There are three types of tissue systems in plants, viz. epidermal tissue system, ground tissue system and vascular tissue system.
The outer covering of the plant body is formed of epidermal tissue system. The epidermal tissue system is composed of epidermal cells, stomata and edidermal appendages (trichomes and hairs).
Epidermis: The outermost layer of the primary plant body is called epidermis. The epidermis is made up of elongated, compactly arranged cells. These cells form a continuous layer. There is usually a single layer of cells in the epidermis. The epidermal cells are parenchymatous. In these cells, a small amount of cytoplasm lines the cell wall and a large vacuole is present. The outer surface of epidermis is usually covered with a waxy cuticle. The cuticle prevents the loss of water. However, cuticle is absent in roots.
Stomata: The minute pores present in the epidermis of leaves are called stomata. A stoma is composed of two guard cells; which are bean-shaped. The guard cells are dumbbell-shaped in grasses. The outer wall of guard cells is thin and the inner walls are highly thickened. Chloroplast is present in the guard cells. The guard cells regulate the opening and closing of stomata. A few specialized epidermal cells may be present near the guard cells. These specialized cells are called subsidiary cells. The stomatal aperture, guard cells and subsidiary cells together make the stomatal apparatus. Transpiration and exchange of gases are regulated by stomata.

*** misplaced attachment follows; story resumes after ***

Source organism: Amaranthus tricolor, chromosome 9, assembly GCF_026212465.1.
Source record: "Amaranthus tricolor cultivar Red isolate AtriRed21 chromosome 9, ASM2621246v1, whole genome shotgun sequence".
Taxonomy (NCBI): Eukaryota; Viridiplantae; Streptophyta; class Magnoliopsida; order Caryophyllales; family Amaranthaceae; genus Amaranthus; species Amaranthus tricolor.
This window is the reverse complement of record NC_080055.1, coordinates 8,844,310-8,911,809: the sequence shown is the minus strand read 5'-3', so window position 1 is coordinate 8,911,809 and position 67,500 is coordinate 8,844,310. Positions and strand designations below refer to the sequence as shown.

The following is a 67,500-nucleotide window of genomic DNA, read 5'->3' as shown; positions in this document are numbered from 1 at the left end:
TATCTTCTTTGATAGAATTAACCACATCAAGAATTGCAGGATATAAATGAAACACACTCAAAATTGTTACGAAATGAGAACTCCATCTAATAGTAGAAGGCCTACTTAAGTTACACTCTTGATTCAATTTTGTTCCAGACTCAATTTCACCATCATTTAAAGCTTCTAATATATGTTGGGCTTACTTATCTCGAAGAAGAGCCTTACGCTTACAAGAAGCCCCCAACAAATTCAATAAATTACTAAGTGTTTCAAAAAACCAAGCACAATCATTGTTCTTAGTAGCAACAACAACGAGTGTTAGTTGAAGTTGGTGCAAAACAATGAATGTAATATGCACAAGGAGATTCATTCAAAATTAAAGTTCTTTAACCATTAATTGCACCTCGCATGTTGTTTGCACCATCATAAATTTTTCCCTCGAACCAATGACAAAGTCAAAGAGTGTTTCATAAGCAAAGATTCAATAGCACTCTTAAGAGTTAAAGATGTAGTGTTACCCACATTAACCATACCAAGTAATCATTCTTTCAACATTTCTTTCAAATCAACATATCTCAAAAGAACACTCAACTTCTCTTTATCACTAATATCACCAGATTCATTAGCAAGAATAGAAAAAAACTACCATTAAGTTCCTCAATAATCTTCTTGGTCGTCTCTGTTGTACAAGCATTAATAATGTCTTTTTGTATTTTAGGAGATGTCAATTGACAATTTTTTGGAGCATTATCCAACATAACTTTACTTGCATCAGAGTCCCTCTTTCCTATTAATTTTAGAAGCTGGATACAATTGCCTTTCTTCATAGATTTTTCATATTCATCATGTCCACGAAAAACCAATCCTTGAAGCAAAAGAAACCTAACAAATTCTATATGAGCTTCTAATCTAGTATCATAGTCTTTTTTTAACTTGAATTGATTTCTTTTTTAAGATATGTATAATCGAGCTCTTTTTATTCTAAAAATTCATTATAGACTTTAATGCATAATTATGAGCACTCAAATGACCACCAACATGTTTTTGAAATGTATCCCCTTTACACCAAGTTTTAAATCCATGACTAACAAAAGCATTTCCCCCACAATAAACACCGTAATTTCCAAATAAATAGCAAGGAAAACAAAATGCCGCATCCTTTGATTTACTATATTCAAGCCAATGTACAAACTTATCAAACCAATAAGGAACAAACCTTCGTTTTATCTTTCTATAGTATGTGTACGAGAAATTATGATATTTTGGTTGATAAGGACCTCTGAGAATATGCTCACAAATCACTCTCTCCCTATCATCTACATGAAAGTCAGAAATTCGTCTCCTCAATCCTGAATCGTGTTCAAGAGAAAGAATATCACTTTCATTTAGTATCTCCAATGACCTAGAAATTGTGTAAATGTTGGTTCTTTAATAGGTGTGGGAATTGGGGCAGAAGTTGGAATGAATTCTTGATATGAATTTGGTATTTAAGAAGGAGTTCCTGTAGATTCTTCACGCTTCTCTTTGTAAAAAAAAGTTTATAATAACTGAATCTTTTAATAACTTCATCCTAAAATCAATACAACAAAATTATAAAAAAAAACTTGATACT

Hairs: The root hairs are unicellular elongations of the epidermal cells. They absorb water and minerals from the soil. The epidermal hairs on stem are called trichomes. The trichomes are usually multicellular. They can be branched or unbranched. They can be soft or stiff. The trichomes prevent water loss through transpiration. Some of the trichomes may be secretory.
Tissues; other than epidermis and vascular bundles; make the ground tissue. The ground tissue is composed of simple tissues. Parenchyma is usually present in the cortex, pericycle, pith and medullary rays; in the primary stems and roots. The ground tissue in leaves is composed of thin-walled, chloroplast containing cells. This is called the mesophyll; in leaves.
The vascular tissue system is composed of complex tissues.
Vascular Tissue in Dicot Stem: In dicotyledonous stem, cambium is present between phloem and xylem. Because of the presence of cambium, the vascular bundle in dicot stem is capable of forming secondary xylem and phloem. Hence, these are called open vascular bundles.
Vascular Tissue in Monocot Stem: Cambium is absent in monocot stem. Hence, secondary xylem or phloem is not formed in monocot stem.
Radial Arrangement of vascular bundle: This type of arrangement is present in roots. In this case, xylem and phloem are arranged in an alternate manner on different radii.
Conjoint arrangement of vascular bundle: This type of arrangement is present in stems and leaves. In this case, the xylem and phloem are on the same radius. In this case, the phloem is usually located on the outer side of xylem.
Copyright © excellup 2014